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Armenian president faces tough choice between political suicide and concrete concessions

31 March 2010 [08:38] - TODAY.AZ
"Political language is necessary to make a lie sound true, to make killing look respectable and to grab the air with one’s own hands.” This aphorism by English writer and essayist George Orwell has apparently become very relevant in the Armenian political beau monde. The fact that talks about Armenian ex-President Robert Kocharian’s political comeback top media reports is case and point.

Inexhaustible theme

Armenia's socioeconomic situation is simply catastrophic with a tendency to deteriorate further.

The decline of the Armenian economy was over 30 percent at the dollar calculation this year. Naturally, all this will lead to a further rise in prices on all types of goods, a devaluation of the dram and a dramatic reduction in the already low purchasing power of the Armenian population.

Practices related to democracy, freedom of speech and thought are far from the minimum requirements. The oligopoly continues to hold all the power in the country, which thwarts the attempts of dissents and threatens its own rule.

And, finally, Armenia's foreign policy has suffered a crash. And the most striking proof of this is what the country has achieved from the normalization of Armenian-Turkish relations.

Armenia gained a clear expression of  Turkey's position, which reiterated that it is impossible to  normalize ties with Armenia without Armenia’s withdrawal from all occupied territories of Azerbaijan, emphasized the need for an early settlement of the Armenian-Azerbaijani Nagorno-Karabakh conflict, demonstrated Azerbaijan's increased credibility and influence in the region and the world, showed the distrust toward Armenia as a negotiator and, finally, questioned the fate of tens of thousands of illegal Armenians working in Turkey with the further threat of closing air communications between the two countries.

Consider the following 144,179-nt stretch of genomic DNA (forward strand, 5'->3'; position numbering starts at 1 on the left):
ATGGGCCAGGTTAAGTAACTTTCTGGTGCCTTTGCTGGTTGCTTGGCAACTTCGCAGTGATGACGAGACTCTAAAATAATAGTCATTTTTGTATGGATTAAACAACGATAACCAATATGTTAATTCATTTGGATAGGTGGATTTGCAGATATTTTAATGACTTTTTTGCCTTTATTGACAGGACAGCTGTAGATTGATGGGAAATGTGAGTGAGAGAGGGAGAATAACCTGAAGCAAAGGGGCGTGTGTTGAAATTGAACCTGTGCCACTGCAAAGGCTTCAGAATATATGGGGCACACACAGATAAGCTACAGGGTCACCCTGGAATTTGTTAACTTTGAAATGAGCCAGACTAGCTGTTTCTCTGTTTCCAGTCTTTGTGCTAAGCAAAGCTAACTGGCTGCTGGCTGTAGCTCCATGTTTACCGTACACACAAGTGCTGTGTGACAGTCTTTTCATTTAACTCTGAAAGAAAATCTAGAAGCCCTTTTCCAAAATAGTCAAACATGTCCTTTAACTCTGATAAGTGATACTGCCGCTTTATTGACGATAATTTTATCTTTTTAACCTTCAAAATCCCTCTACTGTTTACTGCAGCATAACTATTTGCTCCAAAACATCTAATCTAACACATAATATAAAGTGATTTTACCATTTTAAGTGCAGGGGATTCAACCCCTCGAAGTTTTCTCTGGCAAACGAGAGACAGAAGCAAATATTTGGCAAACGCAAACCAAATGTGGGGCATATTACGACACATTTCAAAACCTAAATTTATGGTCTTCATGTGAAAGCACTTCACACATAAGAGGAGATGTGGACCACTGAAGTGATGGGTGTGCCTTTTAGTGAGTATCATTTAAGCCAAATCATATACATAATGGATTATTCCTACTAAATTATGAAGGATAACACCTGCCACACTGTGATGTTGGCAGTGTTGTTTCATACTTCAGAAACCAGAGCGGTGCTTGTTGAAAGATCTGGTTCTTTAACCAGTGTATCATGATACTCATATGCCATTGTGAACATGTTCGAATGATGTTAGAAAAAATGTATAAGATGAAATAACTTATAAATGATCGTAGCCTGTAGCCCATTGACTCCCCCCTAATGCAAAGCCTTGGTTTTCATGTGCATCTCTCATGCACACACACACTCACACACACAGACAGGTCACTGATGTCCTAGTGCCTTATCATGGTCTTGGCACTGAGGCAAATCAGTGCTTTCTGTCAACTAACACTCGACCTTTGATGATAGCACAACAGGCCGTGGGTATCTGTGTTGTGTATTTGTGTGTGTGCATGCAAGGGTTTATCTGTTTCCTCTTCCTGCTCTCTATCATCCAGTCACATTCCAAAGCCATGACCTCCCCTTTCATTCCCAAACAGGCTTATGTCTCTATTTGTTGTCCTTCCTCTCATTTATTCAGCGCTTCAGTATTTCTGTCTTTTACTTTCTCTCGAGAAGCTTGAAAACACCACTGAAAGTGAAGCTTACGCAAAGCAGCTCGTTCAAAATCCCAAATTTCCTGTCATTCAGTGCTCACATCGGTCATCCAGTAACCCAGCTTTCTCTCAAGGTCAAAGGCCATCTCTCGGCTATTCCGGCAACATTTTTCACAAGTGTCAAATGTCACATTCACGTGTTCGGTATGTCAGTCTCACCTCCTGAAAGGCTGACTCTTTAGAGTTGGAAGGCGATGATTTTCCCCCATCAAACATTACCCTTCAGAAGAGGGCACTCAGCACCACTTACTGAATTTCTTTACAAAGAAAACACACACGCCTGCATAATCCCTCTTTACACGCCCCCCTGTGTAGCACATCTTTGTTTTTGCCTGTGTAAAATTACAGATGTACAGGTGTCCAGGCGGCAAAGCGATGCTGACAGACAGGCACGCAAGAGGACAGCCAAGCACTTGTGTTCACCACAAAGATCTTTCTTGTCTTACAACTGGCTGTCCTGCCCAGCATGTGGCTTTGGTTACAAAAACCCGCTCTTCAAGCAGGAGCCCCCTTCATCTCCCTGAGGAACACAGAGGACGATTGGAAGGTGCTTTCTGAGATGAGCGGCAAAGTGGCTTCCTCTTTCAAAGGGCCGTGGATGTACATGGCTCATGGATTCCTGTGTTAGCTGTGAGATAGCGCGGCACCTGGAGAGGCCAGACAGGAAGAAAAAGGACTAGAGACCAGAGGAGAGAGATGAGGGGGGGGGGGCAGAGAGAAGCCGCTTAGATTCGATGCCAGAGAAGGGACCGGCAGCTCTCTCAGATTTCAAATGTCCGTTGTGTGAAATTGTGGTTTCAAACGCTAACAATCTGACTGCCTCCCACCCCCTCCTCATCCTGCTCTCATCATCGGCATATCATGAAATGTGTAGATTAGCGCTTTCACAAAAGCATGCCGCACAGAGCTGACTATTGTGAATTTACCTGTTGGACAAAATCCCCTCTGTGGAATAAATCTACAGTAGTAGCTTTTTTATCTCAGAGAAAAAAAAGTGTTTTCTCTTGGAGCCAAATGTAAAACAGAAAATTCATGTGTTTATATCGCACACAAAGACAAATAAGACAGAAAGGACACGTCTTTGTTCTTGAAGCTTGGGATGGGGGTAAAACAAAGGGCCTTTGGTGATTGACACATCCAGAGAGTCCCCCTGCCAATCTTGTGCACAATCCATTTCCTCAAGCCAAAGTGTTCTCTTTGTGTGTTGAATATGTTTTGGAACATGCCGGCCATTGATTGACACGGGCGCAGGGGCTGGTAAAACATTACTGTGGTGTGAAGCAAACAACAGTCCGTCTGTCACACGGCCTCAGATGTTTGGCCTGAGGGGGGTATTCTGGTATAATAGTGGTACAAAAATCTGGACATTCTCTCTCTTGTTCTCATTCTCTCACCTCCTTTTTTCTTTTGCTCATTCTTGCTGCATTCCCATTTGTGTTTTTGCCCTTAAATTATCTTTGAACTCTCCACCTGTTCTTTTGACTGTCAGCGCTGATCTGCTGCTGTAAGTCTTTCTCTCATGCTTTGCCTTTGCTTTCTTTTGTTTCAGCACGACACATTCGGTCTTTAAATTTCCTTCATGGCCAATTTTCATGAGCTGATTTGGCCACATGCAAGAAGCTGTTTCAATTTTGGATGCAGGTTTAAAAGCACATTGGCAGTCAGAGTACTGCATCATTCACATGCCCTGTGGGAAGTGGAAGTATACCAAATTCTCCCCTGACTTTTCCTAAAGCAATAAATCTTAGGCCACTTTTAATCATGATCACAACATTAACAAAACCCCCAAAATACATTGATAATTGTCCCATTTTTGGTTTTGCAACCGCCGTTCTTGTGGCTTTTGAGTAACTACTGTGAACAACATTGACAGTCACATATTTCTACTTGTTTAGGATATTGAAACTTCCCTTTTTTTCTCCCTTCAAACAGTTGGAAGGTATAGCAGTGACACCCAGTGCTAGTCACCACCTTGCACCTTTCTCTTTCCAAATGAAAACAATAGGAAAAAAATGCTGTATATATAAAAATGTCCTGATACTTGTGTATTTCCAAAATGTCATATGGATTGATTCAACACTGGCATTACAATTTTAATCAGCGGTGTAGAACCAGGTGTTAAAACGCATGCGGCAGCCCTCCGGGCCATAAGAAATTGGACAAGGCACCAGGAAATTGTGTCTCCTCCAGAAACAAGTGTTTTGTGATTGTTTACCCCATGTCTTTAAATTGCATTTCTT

Further attempts to hide the truth about the Armenian economy are equal to trying to grab the air with one’s own hands. So, there is nothing surprising about the renewed talks about Kocharian’s return to politics. What is the reason behind mainstreaming this idea? There are several possible scenarios.

Real threat or another farce?

The first scenario is that being aware of all the possible consequences of the further deterioration of the socioeconomic and political situation in Armenia, Yerevan is ready to make major concessions in the settlement of the Armenian-Azerbaijani Nagorno-Karabakh conflict. Turkish Foreign Minister Ahmet Davutoglu in an interview with CNN said there has been rapid progress in the process of solving the Nagorno-Karabakh conflict. It should also be noted that in an interview with German Die Zeit, Prime Minister Erdogan also said: "Turkey will not open its border with Armenia until Armenia leaves Azerbaijan’s territories."

In other words, it seems that Armenia would have to make steps, very disadvantageous from the viewpoint of the Armenian nationalists, in the settlement of Armenian-Azerbaijani Nagorno-Karabakh conflict. Under these conditions it is quite timely from the viewpoint of the Armenian nationalists to bring Kocharian’s comeback into the mainstream. By the way, the former president has already criticized the current Armenian authorities.

Thus, it seems that Kocharian is being presented to Armenia and the international community as a club, which could hit President Serzh Sargsyan over the head when he begins to take concrete steps to resolve the Armenian -Azerbaijani Nagorno-Karabakh conflict.

Worthy of note is that the leader of the Prosperous Armenia party and oligarch Gagik Tsarukyan and ex-Foreign Minister, Sivilitas Foundation Chairman Vartan Oskanian made similar statements almost simultaneously with Kocharyan, who condemned the current economic policy of the Armenian authorities.